faculty lecture Wednesday night
at 8 o’clock in Villard hall.
Not only will the change from
the old conservative type of col
lege to the modern conception of
a university be described, but Dean
Sheldon will sketch the personali
ties and work of the leaders who
brought the advancement about.
The new movement, which
aroused considerable controversy
for many years, began at the Uni
versity of Michigan in 1852, under
the direction of Henry Tappan,
Dean Sheldon points out. The
work was pushed further at Corn
ell, starting about 1868, with An
drew D. White, millionaire scholar
and politician guiding the destinies
of this institution.
The work at Harvard, begun in
1869 under Charles W. Elliot, will
be described, and the personality
of Noah Porter, whose book
against the new development won
him the presidency of Yale, will be
discussed. Dean Sheldon will point
out the significance of the found
ing of Johns Hopkins at Baltimore
in *876, which marks the begin
ning of real graduate study and
research in the modern university.
The development of the univer
sities, such as Stanford, Chicago,
Pennsylvania and others will be
stressed, and the personalities of
such men as David Starr Jordan,
William R. Harper and others will
be described.
The growth of such movements
as the elective system, graduate
and research work and growth
and development of the profes
sional schools will also be topics.
The lecture has been prepared
to interest all students and faculty
(Continued on 1‘aye Four)
University Will
Be Host To High
School Athletes
! 336 Men To Meet May
20 for Track Event
—
PLAN ZONE SYSTEM!
_ |
New Organization of Eliminations i
Leaves State's Best for
Final Contest
—
The University of Oregon will be
host to 336 athletes when the
state high school inter-scholastic
track meet is held for the first
time on Hayward field Saturday,
May 20, it was announced yester
day by Tom Stoddard, assistant
j graduate manager, who is promot
I ing the meet.
| In the past the meet has been
i held annually at Corvallis, but on
| order of the board of higher educa
tion last spring the meet will be
j alternated each year between the
j University and Oregon State col
lege.
Since the meet has been sche
duled for May 20, the Oregon-Ore
gon State duel meet has been ad
vanced to May 19, so that the high
school athletes will have an op
portunity to see college track men
in action, Stoddard said.
New System Planned
Formerly it was the custom for
any school to enter as many par
ticipants as they chose, but now
the state will be divided into
eight districts and the first and
second places will compete in the
state meet, but in the case of dis
trict eight, which comprises the
Portland High School Athletic
association, the four first places in
each event will be eligible to com
pete in Eugene. The eliminations
will be run off either May 6 or 13.
The new system will correspond to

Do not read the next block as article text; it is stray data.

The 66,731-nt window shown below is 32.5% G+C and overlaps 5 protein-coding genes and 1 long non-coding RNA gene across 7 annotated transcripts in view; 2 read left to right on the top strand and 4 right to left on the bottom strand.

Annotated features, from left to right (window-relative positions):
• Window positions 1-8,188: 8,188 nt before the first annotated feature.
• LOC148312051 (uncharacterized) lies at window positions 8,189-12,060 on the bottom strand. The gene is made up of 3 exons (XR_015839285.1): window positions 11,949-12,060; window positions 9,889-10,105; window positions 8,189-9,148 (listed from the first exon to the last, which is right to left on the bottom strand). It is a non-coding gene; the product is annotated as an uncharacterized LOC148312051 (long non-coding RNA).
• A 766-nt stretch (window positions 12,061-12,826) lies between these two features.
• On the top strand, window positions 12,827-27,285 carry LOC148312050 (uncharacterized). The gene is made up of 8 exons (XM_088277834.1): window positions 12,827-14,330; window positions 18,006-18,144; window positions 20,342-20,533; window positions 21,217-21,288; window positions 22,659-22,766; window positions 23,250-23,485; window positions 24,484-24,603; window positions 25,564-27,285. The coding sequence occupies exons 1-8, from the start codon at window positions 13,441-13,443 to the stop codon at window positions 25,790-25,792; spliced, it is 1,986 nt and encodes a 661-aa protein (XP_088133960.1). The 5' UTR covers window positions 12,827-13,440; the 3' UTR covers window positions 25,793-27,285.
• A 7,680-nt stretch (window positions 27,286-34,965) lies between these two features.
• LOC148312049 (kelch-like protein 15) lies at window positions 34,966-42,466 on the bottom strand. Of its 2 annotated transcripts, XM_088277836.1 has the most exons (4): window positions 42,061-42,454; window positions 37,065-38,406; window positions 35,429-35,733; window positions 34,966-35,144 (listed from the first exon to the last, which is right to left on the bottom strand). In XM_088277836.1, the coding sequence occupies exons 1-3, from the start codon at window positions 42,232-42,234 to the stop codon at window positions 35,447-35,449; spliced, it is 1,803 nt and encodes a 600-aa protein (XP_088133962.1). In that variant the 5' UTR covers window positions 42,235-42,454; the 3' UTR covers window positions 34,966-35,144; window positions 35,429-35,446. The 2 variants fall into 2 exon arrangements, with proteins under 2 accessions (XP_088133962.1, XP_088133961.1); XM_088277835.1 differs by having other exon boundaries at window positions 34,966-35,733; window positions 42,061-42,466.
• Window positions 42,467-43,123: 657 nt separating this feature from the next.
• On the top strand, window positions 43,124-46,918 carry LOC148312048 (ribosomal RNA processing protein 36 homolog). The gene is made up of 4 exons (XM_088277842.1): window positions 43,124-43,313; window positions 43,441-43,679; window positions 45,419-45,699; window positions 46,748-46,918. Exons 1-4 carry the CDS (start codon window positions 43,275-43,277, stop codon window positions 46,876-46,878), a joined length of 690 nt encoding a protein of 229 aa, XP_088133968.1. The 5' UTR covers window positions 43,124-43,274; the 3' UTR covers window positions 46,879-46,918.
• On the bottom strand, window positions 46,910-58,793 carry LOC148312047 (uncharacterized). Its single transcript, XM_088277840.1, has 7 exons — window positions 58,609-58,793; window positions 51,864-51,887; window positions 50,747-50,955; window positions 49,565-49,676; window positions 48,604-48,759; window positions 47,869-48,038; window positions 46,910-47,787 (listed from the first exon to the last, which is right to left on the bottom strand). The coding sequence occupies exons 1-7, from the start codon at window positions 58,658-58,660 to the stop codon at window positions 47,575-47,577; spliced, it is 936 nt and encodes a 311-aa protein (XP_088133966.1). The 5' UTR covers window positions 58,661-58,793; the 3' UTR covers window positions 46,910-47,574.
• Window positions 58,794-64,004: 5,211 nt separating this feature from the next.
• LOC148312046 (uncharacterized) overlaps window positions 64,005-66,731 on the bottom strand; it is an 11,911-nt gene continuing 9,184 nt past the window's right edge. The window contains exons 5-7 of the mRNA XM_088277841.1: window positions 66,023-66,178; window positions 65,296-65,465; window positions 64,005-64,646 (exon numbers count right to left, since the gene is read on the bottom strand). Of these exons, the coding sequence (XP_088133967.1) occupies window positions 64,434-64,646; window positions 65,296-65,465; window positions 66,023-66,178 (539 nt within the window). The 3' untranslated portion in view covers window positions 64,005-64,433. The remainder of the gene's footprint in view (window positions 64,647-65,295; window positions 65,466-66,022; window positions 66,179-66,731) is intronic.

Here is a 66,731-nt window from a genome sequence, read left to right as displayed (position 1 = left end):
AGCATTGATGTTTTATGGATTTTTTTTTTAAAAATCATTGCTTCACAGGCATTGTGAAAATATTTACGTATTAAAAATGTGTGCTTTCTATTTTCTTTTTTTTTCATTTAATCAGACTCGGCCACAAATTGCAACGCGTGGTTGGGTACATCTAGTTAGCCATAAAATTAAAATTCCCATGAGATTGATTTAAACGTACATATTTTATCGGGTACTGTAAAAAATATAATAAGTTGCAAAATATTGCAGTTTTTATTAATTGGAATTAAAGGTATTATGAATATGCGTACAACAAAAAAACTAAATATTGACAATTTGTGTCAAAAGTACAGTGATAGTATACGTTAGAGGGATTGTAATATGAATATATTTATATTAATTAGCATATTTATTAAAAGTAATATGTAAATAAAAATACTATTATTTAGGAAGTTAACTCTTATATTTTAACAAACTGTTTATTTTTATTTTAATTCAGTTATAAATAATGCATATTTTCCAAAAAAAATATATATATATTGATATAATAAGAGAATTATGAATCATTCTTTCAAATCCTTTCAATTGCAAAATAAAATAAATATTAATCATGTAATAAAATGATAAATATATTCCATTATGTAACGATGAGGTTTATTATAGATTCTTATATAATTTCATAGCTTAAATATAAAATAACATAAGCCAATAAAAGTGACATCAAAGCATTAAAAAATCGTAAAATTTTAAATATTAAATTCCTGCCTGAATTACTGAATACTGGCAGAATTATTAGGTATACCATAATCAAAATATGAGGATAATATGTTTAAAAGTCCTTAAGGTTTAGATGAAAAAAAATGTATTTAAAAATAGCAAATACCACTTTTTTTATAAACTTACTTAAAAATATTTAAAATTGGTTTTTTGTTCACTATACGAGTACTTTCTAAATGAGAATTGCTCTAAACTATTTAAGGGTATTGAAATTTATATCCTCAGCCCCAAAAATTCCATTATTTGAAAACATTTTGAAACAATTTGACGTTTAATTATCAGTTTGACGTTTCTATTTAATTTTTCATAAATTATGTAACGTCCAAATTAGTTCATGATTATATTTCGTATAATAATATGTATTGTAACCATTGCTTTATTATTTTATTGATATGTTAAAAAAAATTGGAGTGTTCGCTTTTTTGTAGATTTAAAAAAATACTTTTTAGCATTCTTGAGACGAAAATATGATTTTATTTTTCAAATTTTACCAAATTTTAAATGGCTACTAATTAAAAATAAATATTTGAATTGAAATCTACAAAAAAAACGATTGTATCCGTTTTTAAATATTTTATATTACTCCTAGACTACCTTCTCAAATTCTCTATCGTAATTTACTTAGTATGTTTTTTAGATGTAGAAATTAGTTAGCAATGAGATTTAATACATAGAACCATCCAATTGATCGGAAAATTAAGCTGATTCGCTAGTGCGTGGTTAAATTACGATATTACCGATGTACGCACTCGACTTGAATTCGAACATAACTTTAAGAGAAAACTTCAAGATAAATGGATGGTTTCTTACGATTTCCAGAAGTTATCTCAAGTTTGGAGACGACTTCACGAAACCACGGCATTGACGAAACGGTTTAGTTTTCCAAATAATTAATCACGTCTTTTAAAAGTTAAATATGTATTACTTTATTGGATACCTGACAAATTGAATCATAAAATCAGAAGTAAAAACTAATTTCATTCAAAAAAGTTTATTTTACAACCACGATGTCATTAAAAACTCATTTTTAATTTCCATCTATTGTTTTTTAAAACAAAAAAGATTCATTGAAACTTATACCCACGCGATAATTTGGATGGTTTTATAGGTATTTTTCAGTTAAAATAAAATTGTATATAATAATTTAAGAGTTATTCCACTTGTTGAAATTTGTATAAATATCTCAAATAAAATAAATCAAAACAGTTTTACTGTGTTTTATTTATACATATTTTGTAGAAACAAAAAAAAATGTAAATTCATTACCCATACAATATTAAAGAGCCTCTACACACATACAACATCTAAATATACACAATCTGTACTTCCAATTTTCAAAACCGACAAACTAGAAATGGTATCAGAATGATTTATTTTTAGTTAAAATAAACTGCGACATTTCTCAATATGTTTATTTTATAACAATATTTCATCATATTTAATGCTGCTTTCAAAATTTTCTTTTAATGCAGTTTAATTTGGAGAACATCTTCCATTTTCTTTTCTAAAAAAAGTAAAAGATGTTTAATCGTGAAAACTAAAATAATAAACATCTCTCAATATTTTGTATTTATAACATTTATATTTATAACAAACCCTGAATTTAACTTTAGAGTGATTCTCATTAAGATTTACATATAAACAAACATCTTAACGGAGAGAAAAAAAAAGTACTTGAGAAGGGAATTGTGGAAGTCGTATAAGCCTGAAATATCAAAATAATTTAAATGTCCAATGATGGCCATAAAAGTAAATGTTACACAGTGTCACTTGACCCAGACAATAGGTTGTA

that used in Washington, Calif or- j
, nia, and other surrounding states.
Colonel Bill Hayward, who will
be the director of the meet, said, !
“The district meets will prove a
more satisfactory plan because
when the athletes come to the
state meet here, only the cream
of the crop will be competing;
against each other. The Univer
sity of Oregon expects to run a
real high class meet in which each
athlete will have a chance to show
his best ability in the events in
which he participates.
“We are endeavoring to ar
range. the track so that every
event will end where it starts.
All field events will be brought
closer to the stands where the
spectators will easily' see every
event.”
All preliminaries will be run off
in the morning and the finals will
take place in the afternoon,
stated Stoddard. At present the
organizers are arranging the dis
trict meets and medals are being
selected.
Gary Makes Plans
J. L. Gary, principal of West
Linn high school and secretary of
the state board of control, is au
thorizing this meet, Stoddard said.
The state board of control will
appoint a committee of at least
three principals or superintendents
from each district to conduct the
respective meets.
Following are the districts
where meets will be held: 1—
Wallowa, Union, Baker, Malheur,
and Umatilla counties.
2— (a)—Grant, Wheeler, Har
ney, Jefferson, Crook, Deschutes,
Klamath, and Lake counties; (b>—
Sherman, Wasco, Hood River, I
Morrow, and Gilliam counties.
3— (a)—Coos and Curry coun
ties; <b) Josephine and Jackson
counties.
(Continued oil Par/e Four)
_
Washington Sat for Canvas;
Camera Clicks at Roosevelt
By ELINOR HENRY
Today cameramen swarm about
the president-elect and dog the ■
! footsteps of the president. So fam
iliar does the sharp click of a
camera become to the first citizen
that he seldom pays any attention.
Not so easy was the making of a
portrait in George Washingtons |
day. When he “had his picture
taken” it took long hours of te-1
i dious sitting, and sometimes the
i extreme discomfort of keeping his
j face expressionless to allow a
: plaster cast to set.